Sameer Uddin plays Pokemon Go on his smartphone outside of Nintendo's flagship store, July 11, 2016 in New York City. The success of Nintendo's new smartphone game, Pokemon Go, has sent shares of Nintendo soaring.
KIRO7 - Seattle
A Renton, Washington, pastor wants to opt out of the new "Pokemon Go" game because of safety concerns.
Mark Kilcup is senior pastor of East Renton Community Church. He told KIRO 7 that cars have been loitering around the play structure behind his church on 156th Avenue Southeast since the popular game debuted last week. Tuesday morning, a pickup truck Kilcup didn’t recognize parked near the structure, so he snapped images of it on his cellphone and then confronted the driver. In cellphone video he shared with KIRO 7, Kilcup asked the driver “What are you up to?” The driver responded “We’re just playing 'Pokemon.'”
“We are concerned about people we don’t know that are near our play set because the safety of these children is our No. 1 priority,” Kilcup said.
Kilcup said he called the Renton Police Department and the King County Sheriff’s Office -- not because he wanted anyone arrested for playing "Pokemon Go," but because he wanted to know if there was a way he could prevent the game from being played on church property. He said both law enforcement agencies told him to take the issue up with staff at The Pokemon Company International’s office in Bellevue. So Kilcup drove to Pokemon’s office on 108th Avenue Northeast, where he said he was told to go, and was told the company’s legal department would be in touch.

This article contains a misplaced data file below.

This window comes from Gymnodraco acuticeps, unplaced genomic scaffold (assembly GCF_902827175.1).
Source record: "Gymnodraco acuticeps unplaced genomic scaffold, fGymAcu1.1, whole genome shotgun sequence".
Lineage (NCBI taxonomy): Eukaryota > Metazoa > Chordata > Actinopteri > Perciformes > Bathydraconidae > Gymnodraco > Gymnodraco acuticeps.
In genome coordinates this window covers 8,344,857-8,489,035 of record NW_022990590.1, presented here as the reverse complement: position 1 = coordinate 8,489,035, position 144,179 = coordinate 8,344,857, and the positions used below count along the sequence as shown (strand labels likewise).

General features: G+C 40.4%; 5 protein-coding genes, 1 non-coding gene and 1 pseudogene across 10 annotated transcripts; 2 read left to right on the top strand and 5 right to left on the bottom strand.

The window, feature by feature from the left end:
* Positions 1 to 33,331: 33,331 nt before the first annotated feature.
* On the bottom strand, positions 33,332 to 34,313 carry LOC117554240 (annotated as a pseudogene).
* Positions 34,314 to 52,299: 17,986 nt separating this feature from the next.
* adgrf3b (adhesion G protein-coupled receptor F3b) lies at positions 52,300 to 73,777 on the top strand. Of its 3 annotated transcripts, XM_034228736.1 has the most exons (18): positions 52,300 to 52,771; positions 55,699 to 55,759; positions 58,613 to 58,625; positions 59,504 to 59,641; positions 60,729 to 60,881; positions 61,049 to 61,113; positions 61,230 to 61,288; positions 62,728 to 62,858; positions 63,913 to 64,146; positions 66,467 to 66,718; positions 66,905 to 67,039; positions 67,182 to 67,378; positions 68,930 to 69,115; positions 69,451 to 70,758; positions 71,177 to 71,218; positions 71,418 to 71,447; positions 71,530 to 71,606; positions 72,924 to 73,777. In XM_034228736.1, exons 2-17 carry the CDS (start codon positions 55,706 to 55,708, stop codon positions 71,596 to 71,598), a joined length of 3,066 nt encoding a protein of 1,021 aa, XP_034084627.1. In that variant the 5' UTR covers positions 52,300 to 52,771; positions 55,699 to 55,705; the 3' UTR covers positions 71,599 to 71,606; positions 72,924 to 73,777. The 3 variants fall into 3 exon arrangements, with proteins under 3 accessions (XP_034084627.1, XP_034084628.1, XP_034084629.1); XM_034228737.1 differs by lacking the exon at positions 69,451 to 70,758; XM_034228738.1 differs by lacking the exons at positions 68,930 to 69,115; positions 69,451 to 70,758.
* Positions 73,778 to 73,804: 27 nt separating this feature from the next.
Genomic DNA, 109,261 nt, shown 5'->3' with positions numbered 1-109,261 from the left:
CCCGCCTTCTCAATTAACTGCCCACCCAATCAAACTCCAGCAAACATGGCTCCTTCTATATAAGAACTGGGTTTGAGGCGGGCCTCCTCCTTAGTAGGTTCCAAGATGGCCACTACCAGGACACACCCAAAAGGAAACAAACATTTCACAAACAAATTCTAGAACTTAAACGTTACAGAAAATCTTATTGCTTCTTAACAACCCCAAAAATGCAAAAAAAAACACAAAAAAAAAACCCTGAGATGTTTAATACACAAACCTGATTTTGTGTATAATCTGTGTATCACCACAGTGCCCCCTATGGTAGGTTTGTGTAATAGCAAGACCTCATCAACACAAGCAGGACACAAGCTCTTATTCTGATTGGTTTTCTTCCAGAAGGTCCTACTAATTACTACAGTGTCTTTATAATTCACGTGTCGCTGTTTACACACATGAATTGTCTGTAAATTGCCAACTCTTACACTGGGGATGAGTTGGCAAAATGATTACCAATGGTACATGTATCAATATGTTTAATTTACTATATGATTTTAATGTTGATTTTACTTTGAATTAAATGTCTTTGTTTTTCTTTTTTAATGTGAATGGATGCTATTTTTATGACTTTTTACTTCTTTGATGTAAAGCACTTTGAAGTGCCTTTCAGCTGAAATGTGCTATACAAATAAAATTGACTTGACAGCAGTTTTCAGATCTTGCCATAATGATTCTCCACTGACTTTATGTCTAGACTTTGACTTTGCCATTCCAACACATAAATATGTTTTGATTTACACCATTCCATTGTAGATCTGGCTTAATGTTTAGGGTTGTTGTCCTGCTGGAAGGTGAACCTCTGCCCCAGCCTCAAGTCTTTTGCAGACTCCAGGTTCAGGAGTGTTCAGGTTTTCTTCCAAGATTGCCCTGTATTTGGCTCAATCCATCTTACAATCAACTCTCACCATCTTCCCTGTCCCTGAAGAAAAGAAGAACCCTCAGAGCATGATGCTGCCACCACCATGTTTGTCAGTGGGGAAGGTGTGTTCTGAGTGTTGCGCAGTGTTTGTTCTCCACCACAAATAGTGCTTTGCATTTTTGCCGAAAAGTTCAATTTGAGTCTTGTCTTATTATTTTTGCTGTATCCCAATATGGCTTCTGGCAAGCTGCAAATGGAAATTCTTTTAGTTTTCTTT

So far, Kilcup said he has not received a response.
Meanwhile, "Pokemon Go" players continue to show up at the play structure.
“We would like to opt out of this "Pokemon Go" game,” Kilcup said, believing his request shouldn’t be a difficult one to honor. “They should have anticipated problems like this. They should have a team of people ready to resolve a conflict like this, if they’re a responsible gaming company.”
KIRO 7 has also contacted Pokemon and a representative from its media relations company, Triple Point, in San Francisco, for comment but has received no response so far.